I don’t have many traditions in my life. Thanksgiving, Christmas, birthdays, Valentine’s Day, Easter, New Year’s, Labor Day, Memorial Day, Halloween… all of these events look different for me from one year to the next. And for the most part, this lack of consistency is okay. It’s good for me to not get stuck in routines and ruts, so I generally don’t mind that I never quite know what the plan is for a given holiday. However, for the past decade, one holiday in my life has followed a predicable, reliable structure and cadence: The Fourth of July.
Each year for (American) Independence Day, my sweetie and I travel to his parents/ my in-laws home for an extended weekend. On the morning of the fourth, my sweetie, my mother-in-law, and I all walk to a park just outside of the small town, and participate in a 5K race. (My sweetie and my mother-in-law run the 3.1 miles; I used to run the event, but for the past several years I’ve turned to walking it.)
After the event we return to the house, stretch and shower, and eat lunch. Then in the early afternoon the entire crew (i.e., the three of us who participated in the race, as well as my father-in-law, and any other siblings-in-law/spouses/children who are staying for the weekend) walk a few blocks to one of the main streets in town to watch the parade.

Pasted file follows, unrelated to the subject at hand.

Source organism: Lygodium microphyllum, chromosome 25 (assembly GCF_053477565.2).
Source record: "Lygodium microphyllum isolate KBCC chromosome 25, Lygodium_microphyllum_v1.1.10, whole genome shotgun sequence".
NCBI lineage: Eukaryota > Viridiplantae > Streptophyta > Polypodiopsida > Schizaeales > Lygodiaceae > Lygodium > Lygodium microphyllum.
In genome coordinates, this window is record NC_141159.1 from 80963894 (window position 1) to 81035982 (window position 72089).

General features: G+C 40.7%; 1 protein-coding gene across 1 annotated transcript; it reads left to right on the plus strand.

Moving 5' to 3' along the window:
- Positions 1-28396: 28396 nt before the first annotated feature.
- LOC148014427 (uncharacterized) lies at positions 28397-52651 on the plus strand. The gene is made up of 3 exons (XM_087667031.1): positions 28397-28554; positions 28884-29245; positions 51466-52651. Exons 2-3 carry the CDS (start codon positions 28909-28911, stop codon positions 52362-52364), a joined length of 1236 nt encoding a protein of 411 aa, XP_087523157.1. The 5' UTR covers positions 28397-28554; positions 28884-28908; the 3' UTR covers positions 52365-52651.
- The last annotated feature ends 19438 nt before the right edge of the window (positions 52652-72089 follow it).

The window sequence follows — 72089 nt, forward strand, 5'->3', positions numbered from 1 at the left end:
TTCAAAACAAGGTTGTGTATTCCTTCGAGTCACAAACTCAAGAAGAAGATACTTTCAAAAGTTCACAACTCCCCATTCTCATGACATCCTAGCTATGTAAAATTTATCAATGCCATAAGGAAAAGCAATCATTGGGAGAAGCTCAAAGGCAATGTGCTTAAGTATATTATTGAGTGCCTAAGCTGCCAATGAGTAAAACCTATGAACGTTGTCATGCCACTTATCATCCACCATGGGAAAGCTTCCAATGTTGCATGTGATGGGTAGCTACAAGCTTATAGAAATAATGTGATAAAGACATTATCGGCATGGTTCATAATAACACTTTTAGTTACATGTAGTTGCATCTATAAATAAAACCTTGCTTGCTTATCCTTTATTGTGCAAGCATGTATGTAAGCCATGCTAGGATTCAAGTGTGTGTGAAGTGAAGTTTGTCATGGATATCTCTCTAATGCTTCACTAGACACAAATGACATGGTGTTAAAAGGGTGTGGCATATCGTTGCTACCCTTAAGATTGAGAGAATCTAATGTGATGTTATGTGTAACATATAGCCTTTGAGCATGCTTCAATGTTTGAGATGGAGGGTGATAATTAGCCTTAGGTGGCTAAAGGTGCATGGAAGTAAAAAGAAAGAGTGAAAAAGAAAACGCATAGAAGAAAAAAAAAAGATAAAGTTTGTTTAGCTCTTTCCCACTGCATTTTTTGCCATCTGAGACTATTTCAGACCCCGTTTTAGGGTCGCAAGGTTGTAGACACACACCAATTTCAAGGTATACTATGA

The town’s parade is truly fantastic; it usually runs a full 90 minutes, and has absolutely everything a parade should have: a color guard, Shriner cars, clowns, a few bands, a group of baton twirlers, some dancers, numerous local townspeople promoting their small businesses, and lots and lots of candy and trinkets tossed to observers.
After the parade, our big group heads back to the house, we all have some dinner, and then we make our way to the lake. We enjoy an open-air band concert (that my mother-in-law plays in), then sit and chat for an hour or so while the sun sets and nightfall arrives. Once the sky is sufficiently dark, an amazing fireworks display begins. The pyrotechnics usually runs a full hour, and the last 10-15 minutes entail a nearly overwhelming assortment of huge, stunning, booming fireworks.
At the end of the night, as we return to the house one final time, I am exhausted, but so content. I adore spending the day engaged in a variety of activities, outside, with family that I genuinely enjoy. I also appreciate that this holiday celebrates a unity all people in this country can support; indeed, the small town that hosts this Fourth of July celebration feels even more closely-knit and inter-connected on this day than many others. And I really do love the predictable sequence of events that have formed to comprise this day. This is one tradition each year that I can count on. Following the same course on the race, sitting in the same spot for the parade, hearing the same music at the concert, enjoying the same sights and sensations as the fireworks scream and blast… at every turn, I find both my face and my heart smiling.
(If you are interested in learning more about my sister-in-law and her photography, you can check out her website, or her Facebook page [search for “Schrage-Photography]. She’s also starting a blog soon – on WordPress!) 🙂